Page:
Of the 60 subjects, 28 were female (46.7%) and 32 (53.3%) were males, with an average age of 58.42 ± 9.03 years. Socio-demographic characteristics of the groups are shown in Table 1.
There was no significant difference between the groups in terms of the FIM scores. There was a significant difference between the upper and lower limbs after the treatment in terms of Brunstroom staging In terms of MAS, there was a significant difference in lower extremity only after treatment (Table 2). There
Table 1. Socio-demographic characteristics of the groups.
NMES, Neuro muscular electro stimulation, F, Female, M, Male, R, Right, L, Left, SD, Standard deviation; COLD: chronic obstrictif lung Disease, *p < 0.05.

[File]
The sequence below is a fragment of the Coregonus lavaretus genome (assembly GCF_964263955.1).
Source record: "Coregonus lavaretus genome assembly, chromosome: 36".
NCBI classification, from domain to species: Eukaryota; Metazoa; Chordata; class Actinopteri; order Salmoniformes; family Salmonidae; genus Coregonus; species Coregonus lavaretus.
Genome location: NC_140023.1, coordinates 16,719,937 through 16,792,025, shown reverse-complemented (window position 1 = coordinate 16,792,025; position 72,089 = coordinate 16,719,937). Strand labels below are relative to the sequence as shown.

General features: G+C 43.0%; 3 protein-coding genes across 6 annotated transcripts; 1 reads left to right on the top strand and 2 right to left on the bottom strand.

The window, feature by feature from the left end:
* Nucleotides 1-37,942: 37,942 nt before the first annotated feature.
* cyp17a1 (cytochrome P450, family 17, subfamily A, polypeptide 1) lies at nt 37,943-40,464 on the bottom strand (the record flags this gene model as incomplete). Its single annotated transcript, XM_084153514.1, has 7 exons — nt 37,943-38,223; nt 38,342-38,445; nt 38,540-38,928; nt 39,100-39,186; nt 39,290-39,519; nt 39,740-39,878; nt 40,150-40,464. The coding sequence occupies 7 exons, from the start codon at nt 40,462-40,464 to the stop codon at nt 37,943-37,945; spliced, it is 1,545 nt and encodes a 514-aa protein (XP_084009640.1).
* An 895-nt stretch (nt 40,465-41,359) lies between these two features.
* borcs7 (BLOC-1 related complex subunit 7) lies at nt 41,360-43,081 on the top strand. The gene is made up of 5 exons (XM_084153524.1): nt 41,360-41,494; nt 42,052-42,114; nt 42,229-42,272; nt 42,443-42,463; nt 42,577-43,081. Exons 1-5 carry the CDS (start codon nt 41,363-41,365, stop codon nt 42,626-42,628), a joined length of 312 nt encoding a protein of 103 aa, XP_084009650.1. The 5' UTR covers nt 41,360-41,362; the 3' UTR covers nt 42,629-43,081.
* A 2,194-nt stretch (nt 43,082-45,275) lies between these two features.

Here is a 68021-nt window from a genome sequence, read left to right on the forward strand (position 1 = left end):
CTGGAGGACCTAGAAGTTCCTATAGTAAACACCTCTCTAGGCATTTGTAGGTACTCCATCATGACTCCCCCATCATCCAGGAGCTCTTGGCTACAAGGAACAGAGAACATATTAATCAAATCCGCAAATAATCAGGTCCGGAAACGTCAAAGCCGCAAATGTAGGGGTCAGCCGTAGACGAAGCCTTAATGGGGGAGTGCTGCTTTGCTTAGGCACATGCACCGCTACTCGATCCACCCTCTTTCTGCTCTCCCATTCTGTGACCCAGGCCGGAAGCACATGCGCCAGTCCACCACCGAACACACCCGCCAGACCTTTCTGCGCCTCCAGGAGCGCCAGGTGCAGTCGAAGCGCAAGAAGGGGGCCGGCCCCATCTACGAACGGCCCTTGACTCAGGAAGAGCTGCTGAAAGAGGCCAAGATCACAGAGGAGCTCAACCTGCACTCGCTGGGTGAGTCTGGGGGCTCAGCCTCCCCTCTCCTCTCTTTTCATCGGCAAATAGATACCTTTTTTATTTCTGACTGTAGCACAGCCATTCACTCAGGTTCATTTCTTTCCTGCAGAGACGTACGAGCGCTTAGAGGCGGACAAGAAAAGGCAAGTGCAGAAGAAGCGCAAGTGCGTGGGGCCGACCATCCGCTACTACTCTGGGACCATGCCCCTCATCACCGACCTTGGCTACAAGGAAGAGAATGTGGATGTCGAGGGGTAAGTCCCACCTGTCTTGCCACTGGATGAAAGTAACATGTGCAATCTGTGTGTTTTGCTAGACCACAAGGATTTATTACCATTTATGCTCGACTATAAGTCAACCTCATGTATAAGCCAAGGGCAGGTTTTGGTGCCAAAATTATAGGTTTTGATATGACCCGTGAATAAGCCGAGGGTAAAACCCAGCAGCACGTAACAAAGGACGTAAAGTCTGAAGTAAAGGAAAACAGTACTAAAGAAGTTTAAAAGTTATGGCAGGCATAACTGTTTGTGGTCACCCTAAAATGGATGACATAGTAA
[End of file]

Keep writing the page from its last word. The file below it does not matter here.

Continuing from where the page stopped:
was no difference in the sonographic findings of both biceps and gastrocnemius muscles in terms of affected/unaffected sides among the groups (Table 3).
When compared to the affected/unaffected side, before and after treatment, there was a significant difference in the measurements in both the medial gastrocnemius and the lateral gastrocnemius in all three groups (Table 4).
Table 2. FIM, Brunstroom and MAS characteristics of the groups.
NMES, Neuro muscular electro stimulation, FIM, Functional Independent Measurement, B-stroom, Brunstroom scale, MAS, Modified Ashworth Scale, BT; Before treatment, PT;Post treatment, SD, Standard deviation, *p < 0.05.
Table 3. Comparison of sonoelastographic findings of groups.
NMES, Neuro musculer electro stimulation, SD, Standard deviation; *p < 0.05.
Table 4. Comparison of gastrocnemius sonoelastographic findings of groups.
NMES, Neuro musculer electro stimulation, BT, before treatment, PT, Post-treatment, SD, Standard deviation; *p < 0.05.
Table 5. Comparison of biceps muscle sonoelastographic findings of groups.
NMES, Neuro muscular electro stimulation, BT, before treatment, PT, Post-treatment, SD, Standard deviation; *p ˂ 0.05.